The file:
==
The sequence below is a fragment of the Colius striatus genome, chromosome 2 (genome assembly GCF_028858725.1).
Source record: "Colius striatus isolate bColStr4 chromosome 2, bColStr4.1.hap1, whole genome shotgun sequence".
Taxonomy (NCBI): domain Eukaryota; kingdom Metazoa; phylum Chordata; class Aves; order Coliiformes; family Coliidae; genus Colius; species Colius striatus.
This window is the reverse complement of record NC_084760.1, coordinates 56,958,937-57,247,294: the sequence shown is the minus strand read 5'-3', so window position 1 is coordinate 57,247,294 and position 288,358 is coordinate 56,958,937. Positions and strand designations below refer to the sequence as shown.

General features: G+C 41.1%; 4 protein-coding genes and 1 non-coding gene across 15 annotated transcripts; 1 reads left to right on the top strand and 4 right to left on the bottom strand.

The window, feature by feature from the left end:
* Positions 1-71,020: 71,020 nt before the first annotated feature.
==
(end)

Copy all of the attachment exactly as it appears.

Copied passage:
The sequence below is a fragment of the Colius striatus genome, chromosome 2 (genome assembly GCF_028858725.1).
Source record: "Colius striatus isolate bColStr4 chromosome 2, bColStr4.1.hap1, whole genome shotgun sequence".
Taxonomy (NCBI): domain Eukaryota; kingdom Metazoa; phylum Chordata; class Aves; order Coliiformes; family Coliidae; genus Colius; species Colius striatus.
This window is the reverse complement of record NC_084760.1, coordinates 56,958,937-57,247,294: the sequence shown is the minus strand read 5'-3', so window position 1 is coordinate 57,247,294 and position 288,358 is coordinate 56,958,937. Positions and strand designations below refer to the sequence as shown.

General features: G+C 41.1%; 4 protein-coding genes and 1 non-coding gene across 15 annotated transcripts; 1 reads left to right on the top strand and 4 right to left on the bottom strand.

The window, feature by feature from the left end:
* Positions 1-71,020: 71,020 nt before the first annotated feature.